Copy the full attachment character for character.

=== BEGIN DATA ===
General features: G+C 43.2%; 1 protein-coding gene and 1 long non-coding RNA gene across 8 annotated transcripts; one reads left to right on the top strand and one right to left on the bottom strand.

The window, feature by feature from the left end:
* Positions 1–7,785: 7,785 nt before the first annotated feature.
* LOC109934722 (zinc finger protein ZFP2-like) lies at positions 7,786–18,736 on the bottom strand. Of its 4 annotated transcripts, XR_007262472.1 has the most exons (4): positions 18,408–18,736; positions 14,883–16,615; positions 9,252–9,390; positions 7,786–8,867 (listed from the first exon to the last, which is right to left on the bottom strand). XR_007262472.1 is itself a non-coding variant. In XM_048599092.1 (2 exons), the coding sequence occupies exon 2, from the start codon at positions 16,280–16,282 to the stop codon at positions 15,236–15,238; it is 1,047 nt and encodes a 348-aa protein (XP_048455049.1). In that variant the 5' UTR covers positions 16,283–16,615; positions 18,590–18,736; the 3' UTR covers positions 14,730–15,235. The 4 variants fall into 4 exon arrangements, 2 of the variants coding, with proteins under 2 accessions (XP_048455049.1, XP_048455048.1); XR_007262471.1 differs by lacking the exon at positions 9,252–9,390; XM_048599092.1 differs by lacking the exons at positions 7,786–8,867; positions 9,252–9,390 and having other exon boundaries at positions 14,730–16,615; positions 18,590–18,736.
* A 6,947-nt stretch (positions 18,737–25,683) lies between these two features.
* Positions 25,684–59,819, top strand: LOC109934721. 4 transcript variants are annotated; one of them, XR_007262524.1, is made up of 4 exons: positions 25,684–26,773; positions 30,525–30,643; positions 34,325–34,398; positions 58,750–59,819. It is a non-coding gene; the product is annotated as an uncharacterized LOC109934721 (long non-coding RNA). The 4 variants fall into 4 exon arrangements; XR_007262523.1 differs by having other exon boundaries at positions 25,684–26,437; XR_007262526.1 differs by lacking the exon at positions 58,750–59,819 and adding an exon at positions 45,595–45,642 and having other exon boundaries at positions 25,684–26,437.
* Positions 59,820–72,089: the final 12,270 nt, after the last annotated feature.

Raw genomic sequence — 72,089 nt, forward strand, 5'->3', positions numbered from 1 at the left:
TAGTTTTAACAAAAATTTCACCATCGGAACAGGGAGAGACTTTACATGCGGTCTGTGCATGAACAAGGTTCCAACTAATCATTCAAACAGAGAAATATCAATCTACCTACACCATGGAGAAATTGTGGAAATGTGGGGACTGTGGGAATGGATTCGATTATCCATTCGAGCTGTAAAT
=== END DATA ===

General features: G+C 43.2%; 1 protein-coding gene and 1 long non-coding RNA gene across 8 annotated transcripts; one reads left to right on the top strand and one right to left on the bottom strand.

The window, feature by feature from the left end:
* Positions 1–7,785: 7,785 nt before the first annotated feature.
* LOC109934722 (zinc finger protein ZFP2-like) lies at positions 7,786–18,736 on the bottom strand. Of its 4 annotated transcripts, XR_007262472.1 has the most exons (4): positions 18,408–18,736; positions 14,883–16,615; positions 9,252–9,390; positions 7,786–8,867 (listed from the first exon to the last, which is right to left on the bottom strand). XR_007262472.1 is itself a non-coding variant. In XM_048599092.1 (2 exons), the coding sequence occupies exon 2, from the start codon at positions 16,280–16,282 to the stop codon at positions 15,236–15,238; it is 1,047 nt and encodes a 348-aa protein (XP_048455049.1). In that variant the 5' UTR covers positions 16,283–16,615; positions 18,590–18,736; the 3' UTR covers positions 14,730–15,235. The 4 variants fall into 4 exon arrangements, 2 of the variants coding, with proteins under 2 accessions (XP_048455049.1, XP_048455048.1); XR_007262471.1 differs by lacking the exon at positions 9,252–9,390; XM_048599092.1 differs by lacking the exons at positions 7,786–8,867; positions 9,252–9,390 and having other exon boundaries at positions 14,730–16,615; positions 18,590–18,736.
* A 6,947-nt stretch (positions 18,737–25,683) lies between these two features.
* Positions 25,684–59,819, top strand: LOC109934721. 4 transcript variants are annotated; one of them, XR_007262524.1, is made up of 4 exons: positions 25,684–26,773; positions 30,525–30,643; positions 34,325–34,398; positions 58,750–59,819. It is a non-coding gene; the product is annotated as an uncharacterized LOC109934721 (long non-coding RNA). The 4 variants fall into 4 exon arrangements; XR_007262523.1 differs by having other exon boundaries at positions 25,684–26,437; XR_007262526.1 differs by lacking the exon at positions 58,750–59,819 and adding an exon at positions 45,595–45,642 and having other exon boundaries at positions 25,684–26,437.
* Positions 59,820–72,089: the final 12,270 nt, after the last annotated feature.

Raw genomic sequence — 72,089 nt, forward strand, 5'->3', positions numbered from 1 at the left:
TAGTTTTAACAAAAATTTCACCATCGGAACAGGGAGAGACTTTACATGCGGTCTGTGCATGAACAAGGTTCCAACTAATCATTCAAACAGAGAAATATCAATCTACCTACACCATGGAGAAATTGTGGAAATGTGGGGACTGTGGGAATGGATTCGATTATCCATTCGAGCTGTAAAT